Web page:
Since the native change event isn't consistent in legacy browsers, with the help of polyfills and the original change.bs.button event you can easily bind other functions into the context of a .btn-group and / or it's child inputs.

Examples

Stateful Switching

Here is a quick example of button state switch just like the original plugin example, we use the loading state for the button. For the purpose of testing here, the button will come back to original state after a short setTimeout delay and the usage of reset option.

Radios / Checkboxes Toggling

You should open your console to test the handler functions bound by the change.bs.button event of the following checkboxes and radio buttons. You should notice that the event isn't triggered twice and it works properly with IE8+.

First we'll toggle some checkboxes.

Finally we toggle radio buttons.

In addition, the component will also work outside the <div class="btn-group">.

Collapse

The Collapse component covers the original events and methods of the jQuery plugin counterpart. This component understands there is a triggering element that finds its target collapsible element via the data-target="#collapse-id" attribute or the href="#collapse-id" attribute if it's a link.

Options

The option below allow you to connect a collapse to a parent accordion.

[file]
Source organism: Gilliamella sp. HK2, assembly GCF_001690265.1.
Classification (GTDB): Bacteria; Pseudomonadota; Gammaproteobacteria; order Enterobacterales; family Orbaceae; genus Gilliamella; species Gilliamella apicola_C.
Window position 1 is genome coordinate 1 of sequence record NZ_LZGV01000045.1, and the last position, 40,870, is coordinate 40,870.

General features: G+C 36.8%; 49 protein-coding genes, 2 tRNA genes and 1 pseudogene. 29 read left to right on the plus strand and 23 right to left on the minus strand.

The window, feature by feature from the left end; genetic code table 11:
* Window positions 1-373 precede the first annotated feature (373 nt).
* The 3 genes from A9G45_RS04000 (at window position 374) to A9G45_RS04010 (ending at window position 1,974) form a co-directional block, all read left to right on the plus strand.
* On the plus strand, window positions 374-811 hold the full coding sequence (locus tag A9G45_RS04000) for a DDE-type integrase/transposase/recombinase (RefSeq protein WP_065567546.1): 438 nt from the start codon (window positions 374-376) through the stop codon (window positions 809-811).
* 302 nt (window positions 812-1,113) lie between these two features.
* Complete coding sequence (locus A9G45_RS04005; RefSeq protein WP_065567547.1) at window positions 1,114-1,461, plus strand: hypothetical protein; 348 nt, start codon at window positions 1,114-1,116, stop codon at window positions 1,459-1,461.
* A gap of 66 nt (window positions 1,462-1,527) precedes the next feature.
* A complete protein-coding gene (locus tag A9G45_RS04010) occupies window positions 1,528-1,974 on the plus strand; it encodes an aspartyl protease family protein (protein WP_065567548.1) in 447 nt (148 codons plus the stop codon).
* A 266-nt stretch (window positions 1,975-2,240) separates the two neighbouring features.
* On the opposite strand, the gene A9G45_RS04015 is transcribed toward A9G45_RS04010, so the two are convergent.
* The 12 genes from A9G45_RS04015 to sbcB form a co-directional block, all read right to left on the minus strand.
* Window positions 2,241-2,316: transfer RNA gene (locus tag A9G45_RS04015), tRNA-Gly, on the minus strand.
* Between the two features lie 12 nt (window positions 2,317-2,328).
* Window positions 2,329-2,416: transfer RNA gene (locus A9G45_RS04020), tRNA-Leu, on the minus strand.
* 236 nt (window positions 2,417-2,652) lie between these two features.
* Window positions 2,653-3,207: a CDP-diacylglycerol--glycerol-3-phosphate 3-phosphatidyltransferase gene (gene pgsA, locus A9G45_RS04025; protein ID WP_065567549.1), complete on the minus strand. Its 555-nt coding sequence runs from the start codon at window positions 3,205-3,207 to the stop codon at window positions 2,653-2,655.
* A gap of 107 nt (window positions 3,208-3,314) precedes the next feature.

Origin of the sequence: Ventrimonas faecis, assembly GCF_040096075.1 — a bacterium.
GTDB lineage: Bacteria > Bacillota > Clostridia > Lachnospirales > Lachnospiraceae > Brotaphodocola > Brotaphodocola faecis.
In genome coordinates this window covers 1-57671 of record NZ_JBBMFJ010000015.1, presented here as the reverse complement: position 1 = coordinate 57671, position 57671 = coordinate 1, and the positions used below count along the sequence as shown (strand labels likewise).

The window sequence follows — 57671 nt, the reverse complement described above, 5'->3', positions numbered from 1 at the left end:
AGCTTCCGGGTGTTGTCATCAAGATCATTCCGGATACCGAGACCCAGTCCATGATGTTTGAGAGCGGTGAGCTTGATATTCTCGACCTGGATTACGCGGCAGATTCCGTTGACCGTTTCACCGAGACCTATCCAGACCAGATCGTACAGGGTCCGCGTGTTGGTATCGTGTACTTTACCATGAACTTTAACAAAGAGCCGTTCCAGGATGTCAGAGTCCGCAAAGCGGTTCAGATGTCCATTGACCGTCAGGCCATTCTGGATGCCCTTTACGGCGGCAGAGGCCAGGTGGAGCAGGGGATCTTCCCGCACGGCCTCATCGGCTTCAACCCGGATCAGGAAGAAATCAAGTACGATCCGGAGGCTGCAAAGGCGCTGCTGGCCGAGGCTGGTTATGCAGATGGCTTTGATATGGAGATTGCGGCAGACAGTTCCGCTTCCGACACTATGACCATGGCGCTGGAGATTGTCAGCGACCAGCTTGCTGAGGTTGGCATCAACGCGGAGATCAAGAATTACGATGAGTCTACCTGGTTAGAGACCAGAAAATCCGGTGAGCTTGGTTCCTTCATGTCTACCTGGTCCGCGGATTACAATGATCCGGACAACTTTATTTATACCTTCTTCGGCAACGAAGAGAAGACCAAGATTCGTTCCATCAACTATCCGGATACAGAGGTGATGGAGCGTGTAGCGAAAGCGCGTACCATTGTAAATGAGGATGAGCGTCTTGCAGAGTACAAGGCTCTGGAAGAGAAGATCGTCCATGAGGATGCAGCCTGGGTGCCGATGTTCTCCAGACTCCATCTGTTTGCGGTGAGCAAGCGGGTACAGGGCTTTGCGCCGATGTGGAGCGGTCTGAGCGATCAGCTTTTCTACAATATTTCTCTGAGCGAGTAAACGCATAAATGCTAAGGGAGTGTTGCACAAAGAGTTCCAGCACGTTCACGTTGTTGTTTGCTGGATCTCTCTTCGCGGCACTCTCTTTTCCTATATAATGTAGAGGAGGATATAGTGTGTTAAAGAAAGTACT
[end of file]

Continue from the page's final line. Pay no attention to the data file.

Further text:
Name type default description
parent selector
or
reference
Option to reference a parent to be used as an accordion. When a parent is set and found, it will enable the functionality described in the show() method below. Can be set via JavaScript or the data-parent="SELECTOR" attribute.

Methods

Calling any of the public methods while animation is running, will produce no effect.

.show()

The method will expand a collapsible element. In addition, if the collapsible element is part of an accordion (it's options include a reference to a parent), it will also close any other visible collapsible element.

.hide()

The method hides a collapsible element.

.toggle()

The method will show / or hide a collapsible element using the above methods and their full functionalities.

Events

All the component's events are attached to the collapsible element and not its targeting button / element, with other words, the event.target is the element with the class="collapse" attribute.

Event Type Description
show.bs.collapse This event fires immediately when the show instance method is called.
shown.bs.collapse This event is fired when a collapse element has been made visible to the user.
hide.bs.collapse This event is fired immediately when the hide method has been called.
hidden.bs.collapse This event is fired when a collapse element has been hidden from the user.